Ocean acidification and sea levels is something that I had background on, having taught for eight out of 17 years in South Texas, but to my current students exploring these topics when they live in a landlocked state felt irrelevant. I wanted to raise awareness about the interconnectedness of our ecosystems. As future leaders, they need to understand how our actions impact others miles away and how changes occurring miles away have the potential to impact our community.

With the loss of coral reefs, which provide coastal protection during storms, ecotourism, and habitat for diverse species, people may migrate to inland communities. This can impact the housing market, jobs, greenhouse emissions, and the transmission rates of communicable diseases. As future voters, they are most struck by considering how a shift in population could impact the electoral college, as the number of votes is dependent on a state’s population.

What is the Caring for Our Watershed contest?

Caring for Our Watershed is an international program that empowers students to take action to improve the health of their local watershed. One of the regional contests takes place in Northern Colorado, where a panel of judges selects proposals for funding by organization’s sponsors

Our students focus on The Big Thompson and the Cache la Poudre River Watershed in developing their proposals. Most recently, we had a team that wrote and illustrated a book about river otters that was printed and read at local elementary schools.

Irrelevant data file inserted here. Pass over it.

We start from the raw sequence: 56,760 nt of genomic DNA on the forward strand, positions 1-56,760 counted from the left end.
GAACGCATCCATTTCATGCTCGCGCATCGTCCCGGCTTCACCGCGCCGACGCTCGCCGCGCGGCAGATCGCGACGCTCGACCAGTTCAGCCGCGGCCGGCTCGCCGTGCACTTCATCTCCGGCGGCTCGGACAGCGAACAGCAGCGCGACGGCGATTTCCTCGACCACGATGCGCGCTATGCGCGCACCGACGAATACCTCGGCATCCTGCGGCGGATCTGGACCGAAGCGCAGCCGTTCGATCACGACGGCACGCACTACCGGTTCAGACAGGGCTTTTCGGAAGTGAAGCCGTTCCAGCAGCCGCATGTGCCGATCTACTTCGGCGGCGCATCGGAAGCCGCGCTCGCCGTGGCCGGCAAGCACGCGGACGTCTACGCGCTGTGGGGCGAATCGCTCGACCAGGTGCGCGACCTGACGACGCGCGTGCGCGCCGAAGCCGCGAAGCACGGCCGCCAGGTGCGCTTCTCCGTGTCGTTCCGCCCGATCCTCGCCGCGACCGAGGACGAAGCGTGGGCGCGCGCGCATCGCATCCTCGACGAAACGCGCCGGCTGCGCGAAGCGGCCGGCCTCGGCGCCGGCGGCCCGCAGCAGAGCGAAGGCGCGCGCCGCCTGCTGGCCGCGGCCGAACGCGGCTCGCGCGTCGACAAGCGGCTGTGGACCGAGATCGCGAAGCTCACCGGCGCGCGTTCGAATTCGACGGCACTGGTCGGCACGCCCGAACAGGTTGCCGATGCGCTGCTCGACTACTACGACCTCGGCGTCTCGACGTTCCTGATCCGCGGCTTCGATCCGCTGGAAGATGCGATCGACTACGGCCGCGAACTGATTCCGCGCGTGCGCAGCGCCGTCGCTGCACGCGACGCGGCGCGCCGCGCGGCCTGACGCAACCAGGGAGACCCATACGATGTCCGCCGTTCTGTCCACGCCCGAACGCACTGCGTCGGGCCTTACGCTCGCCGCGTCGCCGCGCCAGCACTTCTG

Another project selected for funding included a student making “bee hotels” using reclaimed wood to increase habitats for bees as they are crucial in maintaining a healthy watershed.

I love that this program allows students to become agents of change while still in high school. Over seven years, students have received over $13,000 in awards and we’ve received matching funds.

Tell us about a memorable time — good or bad — when contact with a student’s family changed your perspective or approach.

It has been bittersweet to learn about issues impacting students and their families in ways that are not visible or even recorded by schools. On the one hand, it is amazing that they see me as a trusted adult, and on the other hand, I’m struck by the weight of their burdens.

Learning about issues such as immigration status and languages spoken at home has prompted me to take a more inclusive approach to teaching. I integrate opportunities for “windows and mirrors” to ensure that I create a supportive environment where all students feel valued.

For example, when students explore the expansion of businesses in undeveloped areas with native species, they take into consideration the many perspectives that stakeholders bring to the table. Some may see themselves in the “mirror” if they have family members who work in construction, while providing a “window” for students who do not share the same perspective.

What was the biggest misconception that you initially brought to teaching?

When I intended to go to medical school, teaching was initially seen as a brief detour to fill a time gap in my plans. In our community, becoming a teacher was often perceived as an easy career path, in which you have an 8-hour-a-day job with paid holidays and paid summers off.

Once in the classroom, I quickly realized that teaching is far from an easy task and our commitment goes beyond contract times, not to mention summers are not really paid time off. Yet despite this initial misconception, I loved the challenge. I loved being part of the students’ journey to self-discovery and educational empowerment. My immediate family has always valued education and they were supportive.

What are you reading for enjoyment?

The last book I read for a parent book club was “The Bright Side of Going Dark” by Kelly Harms, and I’m waiting to get the next book for our club: “The Survivor’s Guide to Family Happiness” by Maddie Dawson. I’m also waiting for “Understanding Imperiled Earth” by Todd J. Braje.

Ann Schimke is a senior reporter at Chalkbeat, covering early childhood issues and early literacy. Contact Ann at